Youth justice in the UK: children, young people and crime
Youth justice in the UK: children, young people and crime

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Youth justice in the UK: children, young people and crime

2 Why comprehensive, universal and socially engaging?

The second of the four principles that underpin youth justice with integrity is ‘comprehensiveness, universality and social engagement’. Comprehensive, universal and engaging services are based on the belief that people are entitled to decent living standards regardless of the circumstances into which they are born and without the need to undergo assessment.

Services that support young people need to be comprehensive, universal and engaging because the lesson of history throughout the nineteenth and twentieth centuries is that the alternatives – selective and means-tested support – exclude those deemed undeserving or unworthy (Goldson and Muncie, 2008; Muncie, 2014).

Making divisions between the ‘deserving’ and ‘undeserving’ poor has been a recurring feature of government policy toward families living in poverty throughout the nineteenth and twentieth centuries. Deciding who is deserving and who is not requires the establishment of elaborate qualifying and disqualifying criteria and a mechanism for testing those criteria. These become costly, demeaning and divisive. Resentment, conflict and distress are the outcomes (Hopkins Burke, 2016).

Holistic, universal services that meet the needs of all children in society, safeguard their interests and promote the wellbeing of all young people builds social belonging, solidarity and co-dependence. Families and children need good social infrastructure in order to thrive and these should include leisure and recreational facilities for young people, adequate health and education services, decent schools with stimulating, diverse and flexible curricula, proper training and good job opportunities. Resourcing generic youth support around these services is an effective way of preventing the escalation of socially and personally destructive behaviour, such as crime (Montgomery and Robb, 2018).

Activity 2 A promise to be kept, a promise to be made?

Timing: Allow approximately 20 minutes for this activity

The National Youth Agency launched a manifesto in 2019 featuring five elements they see as crucial to creating new hope and possibilities for young people.

1. Take a look at the description of the five elements of the manifesto in Figure 3.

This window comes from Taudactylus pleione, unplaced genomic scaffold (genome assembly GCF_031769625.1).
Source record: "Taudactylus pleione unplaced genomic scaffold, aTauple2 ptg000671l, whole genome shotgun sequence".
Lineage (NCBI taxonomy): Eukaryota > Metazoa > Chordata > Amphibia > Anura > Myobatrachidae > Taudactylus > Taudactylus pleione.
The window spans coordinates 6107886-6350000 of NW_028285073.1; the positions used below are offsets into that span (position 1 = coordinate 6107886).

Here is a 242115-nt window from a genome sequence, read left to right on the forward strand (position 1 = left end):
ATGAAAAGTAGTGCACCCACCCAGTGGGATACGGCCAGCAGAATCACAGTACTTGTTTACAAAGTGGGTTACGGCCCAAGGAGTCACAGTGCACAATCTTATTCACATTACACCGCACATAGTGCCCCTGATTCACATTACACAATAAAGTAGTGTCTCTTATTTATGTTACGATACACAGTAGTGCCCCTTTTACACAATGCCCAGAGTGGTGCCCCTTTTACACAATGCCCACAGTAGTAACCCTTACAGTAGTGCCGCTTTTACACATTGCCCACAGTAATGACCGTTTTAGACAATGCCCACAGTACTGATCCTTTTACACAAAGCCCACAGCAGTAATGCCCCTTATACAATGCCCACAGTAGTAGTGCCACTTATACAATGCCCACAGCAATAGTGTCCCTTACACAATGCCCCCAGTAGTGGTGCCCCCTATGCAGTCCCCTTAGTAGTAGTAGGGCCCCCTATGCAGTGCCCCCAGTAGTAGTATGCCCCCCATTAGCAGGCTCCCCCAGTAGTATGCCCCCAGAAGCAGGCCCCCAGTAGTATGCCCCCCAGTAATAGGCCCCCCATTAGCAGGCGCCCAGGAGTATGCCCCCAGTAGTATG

A manifesto for youth from the National Youth Agency.
Figure 3 A manifesto for youth from the National Youth Agency.

2. Now read the more extensive account of Item 1 that explains why ‘a promise from the nation’ is proposed:

High 5 full manifesto [Tip: hold Ctrl and click a link to open it in a new tab. (Hide tip)]

3. Once you have read the account of Item 1, complete the statement and answer the question below according to the proposal outlined in the manifesto.

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As the cultural critic Raymond Williams (1983, p. 8) points out ‘manifestos are among the most unread writing of our time’, which is a pity. Youth services in the UK have been hit hard by the austerity policies of governments since 2010. Young people face difficult times and an uncertain future with little evidence of government attention to their needs. The NYA manifesto sets out a remedy that would be consistent with the second principle that services for young people should be comprehensive, universal and socially engaging. As the urgency of making changes to our systems of provision to young people rises and becomes more obvious, manifestos such as the one produced by the NYA may become more widely read.

The next principle you will explore is based on the understanding that, despite good intentions, formal youth justice procedures frequently accelerate and intensify problematic behaviour. As a result, diversion from prosecution and criminal justice agencies are to be recommended.


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